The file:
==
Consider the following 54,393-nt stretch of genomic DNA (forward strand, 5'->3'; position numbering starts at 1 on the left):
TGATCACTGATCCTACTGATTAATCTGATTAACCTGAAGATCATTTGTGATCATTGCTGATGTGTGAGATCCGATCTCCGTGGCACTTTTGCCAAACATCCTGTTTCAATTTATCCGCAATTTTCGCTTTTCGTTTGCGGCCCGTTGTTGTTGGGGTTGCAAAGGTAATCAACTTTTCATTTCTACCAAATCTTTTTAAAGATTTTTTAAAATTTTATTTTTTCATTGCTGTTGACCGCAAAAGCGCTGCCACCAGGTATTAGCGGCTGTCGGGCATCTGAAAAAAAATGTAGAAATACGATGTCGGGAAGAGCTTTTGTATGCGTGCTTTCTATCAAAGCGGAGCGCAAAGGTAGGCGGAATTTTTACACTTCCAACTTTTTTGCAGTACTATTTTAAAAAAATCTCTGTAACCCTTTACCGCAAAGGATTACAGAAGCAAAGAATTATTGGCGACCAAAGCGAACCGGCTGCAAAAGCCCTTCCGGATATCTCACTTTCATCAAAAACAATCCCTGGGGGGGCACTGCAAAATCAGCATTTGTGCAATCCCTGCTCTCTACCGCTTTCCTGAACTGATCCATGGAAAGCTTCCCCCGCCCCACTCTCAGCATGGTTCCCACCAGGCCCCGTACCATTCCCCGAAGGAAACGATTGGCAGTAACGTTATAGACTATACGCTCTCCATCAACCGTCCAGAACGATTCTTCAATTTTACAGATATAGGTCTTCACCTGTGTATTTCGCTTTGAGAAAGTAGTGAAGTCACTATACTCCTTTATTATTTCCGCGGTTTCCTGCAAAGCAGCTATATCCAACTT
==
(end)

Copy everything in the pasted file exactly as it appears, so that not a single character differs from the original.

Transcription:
Consider the following 54,393-nt stretch of genomic DNA (forward strand, 5'->3'; position numbering starts at 1 on the left):
TGATCACTGATCCTACTGATTAATCTGATTAACCTGAAGATCATTTGTGATCATTGCTGATGTGTGAGATCCGATCTCCGTGGCACTTTTGCCAAACATCCTGTTTCAATTTATCCGCAATTTTCGCTTTTCGTTTGCGGCCCGTTGTTGTTGGGGTTGCAAAGGTAATCAACTTTTCATTTCTACCAAATCTTTTTAAAGATTTTTTAAAATTTTATTTTTTCATTGCTGTTGACCGCAAAAGCGCTGCCACCAGGTATTAGCGGCTGTCGGGCATCTGAAAAAAAATGTAGAAATACGATGTCGGGAAGAGCTTTTGTATGCGTGCTTTCTATCAAAGCGGAGCGCAAAGGTAGGCGGAATTTTTACACTTCCAACTTTTTTGCAGTACTATTTTAAAAAAATCTCTGTAACCCTTTACCGCAAAGGATTACAGAAGCAAAGAATTATTGGCGACCAAAGCGAACCGGCTGCAAAAGCCCTTCCGGATATCTCACTTTCATCAAAAACAATCCCTGGGGGGGCACTGCAAAATCAGCATTTGTGCAATCCCTGCTCTCTACCGCTTTCCTGAACTGATCCATGGAAAGCTTCCCCCGCCCCACTCTCAGCATGGTTCCCACCAGGCCCCGTACCATTCCCCGAAGGAAACGATTGGCAGTAACGTTATAGACTATACGCTCTCCATCAACCGTCCAGAACGATTCTTCAATTTTACAGATATAGGTCTTCACCTGTGTATTTCGCTTTGAGAAAGTAGTGAAGTCACTATACTCCTTTATTATTTCCGCGGTTTCCTGCAAAGCAGCTATATCCAACTT